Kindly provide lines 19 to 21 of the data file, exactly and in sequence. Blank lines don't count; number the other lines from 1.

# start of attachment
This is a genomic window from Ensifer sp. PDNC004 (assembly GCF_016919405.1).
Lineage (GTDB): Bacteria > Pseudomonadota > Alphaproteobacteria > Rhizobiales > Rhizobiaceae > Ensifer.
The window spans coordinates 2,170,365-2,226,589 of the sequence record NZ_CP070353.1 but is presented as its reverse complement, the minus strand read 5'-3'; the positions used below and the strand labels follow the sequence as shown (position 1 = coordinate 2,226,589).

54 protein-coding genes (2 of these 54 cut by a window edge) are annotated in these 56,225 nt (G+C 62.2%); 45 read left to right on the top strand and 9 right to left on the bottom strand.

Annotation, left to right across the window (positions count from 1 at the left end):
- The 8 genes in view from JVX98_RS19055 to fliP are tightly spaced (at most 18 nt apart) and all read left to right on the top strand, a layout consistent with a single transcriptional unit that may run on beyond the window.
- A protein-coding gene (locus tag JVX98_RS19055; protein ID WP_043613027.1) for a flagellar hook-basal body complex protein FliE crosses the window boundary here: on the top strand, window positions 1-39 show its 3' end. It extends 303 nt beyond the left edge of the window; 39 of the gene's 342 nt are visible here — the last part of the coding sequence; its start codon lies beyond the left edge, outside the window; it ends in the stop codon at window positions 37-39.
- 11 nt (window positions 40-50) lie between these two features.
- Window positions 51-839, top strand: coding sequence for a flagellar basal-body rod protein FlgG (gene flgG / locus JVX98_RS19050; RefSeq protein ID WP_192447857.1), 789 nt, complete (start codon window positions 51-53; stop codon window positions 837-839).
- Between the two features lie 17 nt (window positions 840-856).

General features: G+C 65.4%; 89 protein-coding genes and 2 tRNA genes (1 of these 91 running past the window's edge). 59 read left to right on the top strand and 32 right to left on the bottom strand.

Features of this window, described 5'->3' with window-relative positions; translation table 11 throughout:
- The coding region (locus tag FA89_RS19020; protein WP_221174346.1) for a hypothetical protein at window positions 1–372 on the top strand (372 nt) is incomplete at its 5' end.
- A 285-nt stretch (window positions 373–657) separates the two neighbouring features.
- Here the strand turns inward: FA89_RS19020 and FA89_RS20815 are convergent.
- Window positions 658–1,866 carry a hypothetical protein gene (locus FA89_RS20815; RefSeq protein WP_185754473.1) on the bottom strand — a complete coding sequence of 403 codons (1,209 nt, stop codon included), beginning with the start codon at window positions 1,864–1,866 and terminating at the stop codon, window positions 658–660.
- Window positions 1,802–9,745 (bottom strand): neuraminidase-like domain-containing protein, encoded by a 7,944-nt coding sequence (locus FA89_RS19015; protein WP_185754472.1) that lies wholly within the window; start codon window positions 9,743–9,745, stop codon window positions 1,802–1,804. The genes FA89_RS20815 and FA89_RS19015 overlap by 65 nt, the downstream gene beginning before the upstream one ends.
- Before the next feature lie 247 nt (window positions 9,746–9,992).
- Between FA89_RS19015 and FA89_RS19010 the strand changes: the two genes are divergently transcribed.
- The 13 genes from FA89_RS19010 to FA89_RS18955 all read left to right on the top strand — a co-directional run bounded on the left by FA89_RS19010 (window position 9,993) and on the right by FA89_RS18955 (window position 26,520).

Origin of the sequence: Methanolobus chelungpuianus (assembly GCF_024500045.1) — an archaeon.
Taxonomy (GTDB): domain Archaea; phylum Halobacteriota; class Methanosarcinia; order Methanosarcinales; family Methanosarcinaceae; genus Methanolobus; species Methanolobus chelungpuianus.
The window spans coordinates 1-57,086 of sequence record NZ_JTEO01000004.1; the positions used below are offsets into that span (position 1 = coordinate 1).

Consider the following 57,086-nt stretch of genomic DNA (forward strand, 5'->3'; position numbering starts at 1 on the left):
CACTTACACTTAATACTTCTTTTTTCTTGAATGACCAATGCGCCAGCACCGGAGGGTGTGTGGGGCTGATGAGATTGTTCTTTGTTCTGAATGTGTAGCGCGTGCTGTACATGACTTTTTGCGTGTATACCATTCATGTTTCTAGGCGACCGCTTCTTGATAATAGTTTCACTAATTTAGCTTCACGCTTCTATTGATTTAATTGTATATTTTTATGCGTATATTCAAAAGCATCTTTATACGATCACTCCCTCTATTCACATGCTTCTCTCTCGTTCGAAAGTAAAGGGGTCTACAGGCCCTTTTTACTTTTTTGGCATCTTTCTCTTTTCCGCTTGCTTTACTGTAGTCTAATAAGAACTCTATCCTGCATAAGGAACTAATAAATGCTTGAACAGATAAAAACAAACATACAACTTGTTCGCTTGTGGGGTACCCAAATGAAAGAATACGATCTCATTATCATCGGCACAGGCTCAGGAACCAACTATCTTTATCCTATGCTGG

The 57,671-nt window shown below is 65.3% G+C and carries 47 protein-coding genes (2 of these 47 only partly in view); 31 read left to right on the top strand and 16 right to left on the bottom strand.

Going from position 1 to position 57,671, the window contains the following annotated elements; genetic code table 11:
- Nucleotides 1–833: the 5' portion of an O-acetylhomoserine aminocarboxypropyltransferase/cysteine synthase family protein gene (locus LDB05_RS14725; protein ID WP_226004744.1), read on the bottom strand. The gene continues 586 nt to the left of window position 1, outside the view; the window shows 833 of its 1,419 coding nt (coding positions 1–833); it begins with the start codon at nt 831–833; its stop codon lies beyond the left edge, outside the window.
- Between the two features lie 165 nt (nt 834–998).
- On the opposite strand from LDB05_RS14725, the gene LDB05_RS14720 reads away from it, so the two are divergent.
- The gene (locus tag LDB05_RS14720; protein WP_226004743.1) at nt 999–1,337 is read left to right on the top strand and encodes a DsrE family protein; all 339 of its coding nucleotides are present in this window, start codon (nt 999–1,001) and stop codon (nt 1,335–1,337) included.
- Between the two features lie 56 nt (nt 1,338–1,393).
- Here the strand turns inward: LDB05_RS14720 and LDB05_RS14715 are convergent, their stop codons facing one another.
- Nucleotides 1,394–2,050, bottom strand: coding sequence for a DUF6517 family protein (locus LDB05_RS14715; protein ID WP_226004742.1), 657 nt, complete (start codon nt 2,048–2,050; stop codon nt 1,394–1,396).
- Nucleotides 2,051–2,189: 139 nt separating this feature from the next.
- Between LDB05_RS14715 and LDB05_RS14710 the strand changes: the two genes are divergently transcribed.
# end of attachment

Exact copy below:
- Between FA89_RS19015 and FA89_RS19010 the strand changes: the two genes are divergently transcribed.
- The 13 genes from FA89_RS19010 to FA89_RS18955 all read left to right on the top strand — a co-directional run bounded on the left by FA89_RS19010 (window position 9,993) and on the right by FA89_RS18955 (window position 26,520).

Origin of the sequence: Methanolobus chelungpuianus (assembly GCF_024500045.1) — an archaeon.